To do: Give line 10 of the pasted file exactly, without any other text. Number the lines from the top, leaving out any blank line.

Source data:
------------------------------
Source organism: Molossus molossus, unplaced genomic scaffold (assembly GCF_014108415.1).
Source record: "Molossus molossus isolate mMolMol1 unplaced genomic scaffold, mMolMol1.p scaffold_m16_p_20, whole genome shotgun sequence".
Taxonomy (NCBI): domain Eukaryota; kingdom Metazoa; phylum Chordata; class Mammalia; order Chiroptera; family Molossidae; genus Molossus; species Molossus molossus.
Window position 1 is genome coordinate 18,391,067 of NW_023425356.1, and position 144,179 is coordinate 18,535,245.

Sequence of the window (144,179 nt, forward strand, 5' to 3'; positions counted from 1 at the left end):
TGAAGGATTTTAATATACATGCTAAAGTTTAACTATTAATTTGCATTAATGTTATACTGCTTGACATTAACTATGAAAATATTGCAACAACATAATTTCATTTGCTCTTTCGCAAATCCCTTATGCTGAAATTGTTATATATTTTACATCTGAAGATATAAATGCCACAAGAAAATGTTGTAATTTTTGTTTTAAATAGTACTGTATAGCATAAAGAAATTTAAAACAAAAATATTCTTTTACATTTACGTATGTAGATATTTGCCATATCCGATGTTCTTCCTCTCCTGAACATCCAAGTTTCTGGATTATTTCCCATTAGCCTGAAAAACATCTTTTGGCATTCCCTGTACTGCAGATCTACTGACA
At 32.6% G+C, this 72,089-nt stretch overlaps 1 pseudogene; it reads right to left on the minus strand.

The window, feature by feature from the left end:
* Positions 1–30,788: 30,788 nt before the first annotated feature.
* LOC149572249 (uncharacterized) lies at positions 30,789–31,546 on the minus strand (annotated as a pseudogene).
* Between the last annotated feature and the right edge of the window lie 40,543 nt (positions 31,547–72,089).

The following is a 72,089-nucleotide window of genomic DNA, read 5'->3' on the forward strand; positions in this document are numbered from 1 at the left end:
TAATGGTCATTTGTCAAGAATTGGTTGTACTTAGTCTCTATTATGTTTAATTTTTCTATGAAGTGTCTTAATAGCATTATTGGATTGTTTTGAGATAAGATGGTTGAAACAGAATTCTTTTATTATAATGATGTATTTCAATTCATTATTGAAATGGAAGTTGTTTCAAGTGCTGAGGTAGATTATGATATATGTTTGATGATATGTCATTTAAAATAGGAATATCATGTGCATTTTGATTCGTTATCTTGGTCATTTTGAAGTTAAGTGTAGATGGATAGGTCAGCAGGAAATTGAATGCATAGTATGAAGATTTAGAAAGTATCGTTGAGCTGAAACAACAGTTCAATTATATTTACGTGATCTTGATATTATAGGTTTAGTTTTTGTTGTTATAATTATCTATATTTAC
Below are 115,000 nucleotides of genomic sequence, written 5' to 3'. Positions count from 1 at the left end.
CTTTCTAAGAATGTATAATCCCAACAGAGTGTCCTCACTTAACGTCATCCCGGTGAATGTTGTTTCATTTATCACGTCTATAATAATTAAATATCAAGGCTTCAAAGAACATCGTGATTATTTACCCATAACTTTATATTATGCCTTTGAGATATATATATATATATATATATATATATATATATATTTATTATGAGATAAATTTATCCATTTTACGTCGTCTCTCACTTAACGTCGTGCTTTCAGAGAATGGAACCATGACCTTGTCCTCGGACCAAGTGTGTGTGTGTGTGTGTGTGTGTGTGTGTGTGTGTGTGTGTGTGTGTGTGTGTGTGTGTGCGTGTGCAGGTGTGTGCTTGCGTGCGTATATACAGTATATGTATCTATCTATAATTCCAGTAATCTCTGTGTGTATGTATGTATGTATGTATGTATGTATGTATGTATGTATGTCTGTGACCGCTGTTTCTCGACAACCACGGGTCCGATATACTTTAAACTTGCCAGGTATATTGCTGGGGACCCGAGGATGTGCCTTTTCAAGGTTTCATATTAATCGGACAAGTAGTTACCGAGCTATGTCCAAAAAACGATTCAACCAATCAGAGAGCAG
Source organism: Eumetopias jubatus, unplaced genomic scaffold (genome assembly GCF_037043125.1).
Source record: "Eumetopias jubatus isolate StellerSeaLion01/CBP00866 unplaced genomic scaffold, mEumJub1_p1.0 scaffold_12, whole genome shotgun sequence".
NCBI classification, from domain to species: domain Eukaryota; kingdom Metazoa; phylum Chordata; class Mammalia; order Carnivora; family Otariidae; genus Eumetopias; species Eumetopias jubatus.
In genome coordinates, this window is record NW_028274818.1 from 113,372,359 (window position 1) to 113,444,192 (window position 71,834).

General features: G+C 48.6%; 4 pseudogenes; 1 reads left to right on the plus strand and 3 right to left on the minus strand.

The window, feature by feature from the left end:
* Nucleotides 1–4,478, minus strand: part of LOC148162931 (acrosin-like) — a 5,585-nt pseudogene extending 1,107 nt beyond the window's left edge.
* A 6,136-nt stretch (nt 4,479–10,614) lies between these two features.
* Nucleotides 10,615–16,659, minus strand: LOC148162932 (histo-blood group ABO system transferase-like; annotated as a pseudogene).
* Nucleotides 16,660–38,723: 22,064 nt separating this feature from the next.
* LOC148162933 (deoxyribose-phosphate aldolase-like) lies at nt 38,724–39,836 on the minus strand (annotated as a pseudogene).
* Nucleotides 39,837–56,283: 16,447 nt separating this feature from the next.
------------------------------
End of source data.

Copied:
* LOC149572249 (uncharacterized) lies at positions 30,789–31,546 on the minus strand (annotated as a pseudogene).